Today’s blog is going to be a little bit different, instead of me doing my blog after doing something fun, I will be making a device that will play sounds when a button is pushed, and blogging at the same time. It’ll be like Freddy on iCarly! I found this idea on a website, http://learn.adafruit.com/downloads/pdf/playing-sounds-and-using-buttons-with-raspberry-pi.pdf. I thought this would be fun so forget the superbowl and go raspberry pi. I am starting by setting up the bread board, but I see that there are resistors. I have resistors but I don’t know how to read them so I have to learn. I just found this website http://www.michaels-electronics-lessons.com/resistor-color-code.html that makes it easy to understand. According to the instructions I will need three 10k resistors, and I found that the color code is brown, black, orange but I will check it with my multi-meter just to be sure.
My dad explained to me how a bread board works and we just attached the three switches and resistors, it was pretty easy. Now we have to plug it in to my raspberry pi but which way does it go? Thank goodness that adafruit’s website has a picture that really helps. We also have to connect the raspberry pi to the internet and then do the programming from the laptop with “Putty.” I will be right back I have to go plug it in and go connect it. J Something just happened while I was trying to open putty a message popped up and it said that it timed out. Turns out that we could never figure out how to make the router give RPi an IP address and keep it that way. So, we had to log in to the router to find out the new IP address and of course, my dad couldn’t remember the password, so we had to call Verizon (again!) to log in. We still cannot plug it into the internet and a TV at the same time, so we had no way to see the IP address on the PI if we couldn’t connect the laptop to it. That was just the beginning of our problems.
Our next problem was how to get the mp3 files onto the RPi. The Windows computer wouldn’t let us copy and paste onto the memory card because it had been formatted. We don’t know how to get on the internet from the command line and we can’t get on the internet in GUI Linux because our router is too far from the TV (we have a wireless usb device in the mail). So, we finally put the mp3s on a flash drive. Sounded easy, right? It wasn’t. We had to learn how to “mount” the flash drive. That took an hour or two. We used the instructions here, http://elinux.org/RPi_Adding_USB_Drives but they didn’t work. It said to type “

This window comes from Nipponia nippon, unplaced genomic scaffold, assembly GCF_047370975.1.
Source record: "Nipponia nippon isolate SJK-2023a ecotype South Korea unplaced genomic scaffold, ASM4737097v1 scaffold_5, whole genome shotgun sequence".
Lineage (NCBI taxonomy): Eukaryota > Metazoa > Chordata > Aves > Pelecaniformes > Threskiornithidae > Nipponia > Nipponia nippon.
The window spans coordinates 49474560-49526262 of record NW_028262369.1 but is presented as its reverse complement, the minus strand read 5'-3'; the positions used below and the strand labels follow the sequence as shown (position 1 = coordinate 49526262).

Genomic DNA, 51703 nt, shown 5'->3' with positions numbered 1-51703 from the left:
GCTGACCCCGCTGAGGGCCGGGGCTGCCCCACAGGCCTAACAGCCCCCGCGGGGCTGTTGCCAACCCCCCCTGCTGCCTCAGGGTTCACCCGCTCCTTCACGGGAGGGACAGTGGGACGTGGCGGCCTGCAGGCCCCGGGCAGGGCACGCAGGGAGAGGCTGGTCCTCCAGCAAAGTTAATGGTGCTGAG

sudo mount -o uid=pi, gid=pi /dev/sda1 /mnt/KFD” where KFD is the directory I made to mount my flash drive. It finally worked when we typed
“sudo mount /dev/sda1 /mnt/KFD” and left everything else out.
Then, we had to learn how to copy the mp3 files to the same directory as where we’d save the program. That took some time too. We didn’t know how to link to the KFD directory when were were in the sda1 director or link to the sda1 directory when were were in the KFD directory. Finally, we made a directory where I’m going to save my program and called it “sounds”. I went into the mnt/KFD/Sounds directory and typed “cp laughter-1.mp3 ~/sounds” and it worked! It’s so confusing going back and forth through all of the directories.
Next, we typed the program into vi and saved it. Then we used chmod to make it executable following the instructions. We’ve never done that before, we usually just type “python sounds.py”. The program didn’t work. It kept playing the sound over and over and over even without pressing a button. Pressing the button didn’t do anything. It kept sending this message,
Playing MPEG stream from laughter-1.mp3 …
MPEG 1.0 layer III, 256 kbit/s, 48000 Hz stereo
ALSA lib pcm.c:2217:(snd_pcm_open_noupdate) Unknown PCM cards.pcm.front
^CTraceback (most recent call last):
File “./sounds.py”, line 15, in <module>
[0:04] Decoding of laughter-1.mp3 finished.
[0:06] Decoding of laughter-1.mp3 finished.
[0:01] Decoding of laughter-1.mp3 finished.
[0:05] Decoding of laughter-1.mp3 finished.
[0:02] Decoding of laughter-1.mp3 finished.
[0:03] Decoding of laughter-1.mp3 finished.
My ribbon cable is different than adafruit’s, so maybe we didn’t connect the wires right. We’re both way too tired to work on it anymore today. The picture in adafruit’s instructions showed pins 23, 24, and 25 all on the same side. On mine, all of the odds are on one side and the evens are on the other side. I think that might be the problem. Any ideas?
Here’s a picture of my circuit: